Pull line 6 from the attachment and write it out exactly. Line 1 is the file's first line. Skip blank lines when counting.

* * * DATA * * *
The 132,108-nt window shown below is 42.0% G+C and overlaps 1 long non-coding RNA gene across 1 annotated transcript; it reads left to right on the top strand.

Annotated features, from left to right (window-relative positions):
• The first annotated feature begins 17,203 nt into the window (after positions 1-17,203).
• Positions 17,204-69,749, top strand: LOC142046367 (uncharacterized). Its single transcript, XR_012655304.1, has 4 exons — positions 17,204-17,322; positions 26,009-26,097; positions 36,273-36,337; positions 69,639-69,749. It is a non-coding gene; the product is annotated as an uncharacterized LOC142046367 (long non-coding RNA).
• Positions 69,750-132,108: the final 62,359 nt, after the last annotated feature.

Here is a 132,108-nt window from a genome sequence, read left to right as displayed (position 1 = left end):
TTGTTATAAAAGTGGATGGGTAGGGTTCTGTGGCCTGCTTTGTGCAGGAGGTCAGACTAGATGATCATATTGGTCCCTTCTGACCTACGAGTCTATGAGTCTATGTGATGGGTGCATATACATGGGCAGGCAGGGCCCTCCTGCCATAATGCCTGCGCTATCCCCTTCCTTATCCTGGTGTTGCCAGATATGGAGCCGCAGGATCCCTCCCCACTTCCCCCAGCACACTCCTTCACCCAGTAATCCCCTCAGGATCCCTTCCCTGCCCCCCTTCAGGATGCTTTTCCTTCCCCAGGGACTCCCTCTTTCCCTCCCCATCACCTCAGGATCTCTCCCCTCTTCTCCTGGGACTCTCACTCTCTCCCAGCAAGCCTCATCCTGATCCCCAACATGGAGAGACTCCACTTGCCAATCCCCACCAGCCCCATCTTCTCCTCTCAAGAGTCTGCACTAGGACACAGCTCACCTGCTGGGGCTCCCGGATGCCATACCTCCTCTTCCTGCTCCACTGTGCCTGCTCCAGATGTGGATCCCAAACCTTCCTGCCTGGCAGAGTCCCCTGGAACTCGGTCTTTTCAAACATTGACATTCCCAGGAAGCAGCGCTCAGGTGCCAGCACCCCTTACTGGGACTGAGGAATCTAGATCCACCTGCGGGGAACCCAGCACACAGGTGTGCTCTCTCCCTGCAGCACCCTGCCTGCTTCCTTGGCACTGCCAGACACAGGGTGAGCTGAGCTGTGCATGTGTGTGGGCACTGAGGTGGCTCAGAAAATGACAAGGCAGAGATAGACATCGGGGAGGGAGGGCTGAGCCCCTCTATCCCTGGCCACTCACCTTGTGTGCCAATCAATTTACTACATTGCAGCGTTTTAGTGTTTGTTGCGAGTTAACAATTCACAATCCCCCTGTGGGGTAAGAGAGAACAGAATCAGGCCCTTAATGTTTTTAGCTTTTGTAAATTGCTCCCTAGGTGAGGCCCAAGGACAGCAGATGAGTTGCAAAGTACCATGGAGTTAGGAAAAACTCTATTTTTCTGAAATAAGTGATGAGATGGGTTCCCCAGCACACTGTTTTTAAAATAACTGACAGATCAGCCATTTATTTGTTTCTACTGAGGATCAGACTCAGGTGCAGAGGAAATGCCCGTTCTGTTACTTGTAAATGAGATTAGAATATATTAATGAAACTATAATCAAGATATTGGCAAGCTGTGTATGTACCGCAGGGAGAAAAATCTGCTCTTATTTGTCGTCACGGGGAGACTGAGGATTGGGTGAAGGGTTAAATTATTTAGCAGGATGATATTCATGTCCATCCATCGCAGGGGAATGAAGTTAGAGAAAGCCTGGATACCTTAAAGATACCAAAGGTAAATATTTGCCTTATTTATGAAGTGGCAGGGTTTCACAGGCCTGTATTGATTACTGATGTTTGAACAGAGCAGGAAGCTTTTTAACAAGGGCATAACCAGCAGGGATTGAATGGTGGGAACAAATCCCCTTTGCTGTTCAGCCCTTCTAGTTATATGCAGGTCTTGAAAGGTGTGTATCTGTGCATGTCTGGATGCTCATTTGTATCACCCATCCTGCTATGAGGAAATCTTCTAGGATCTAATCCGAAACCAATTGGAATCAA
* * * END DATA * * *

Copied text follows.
Here is a 132,108-nt window from a genome sequence, read left to right as displayed (position 1 = left end):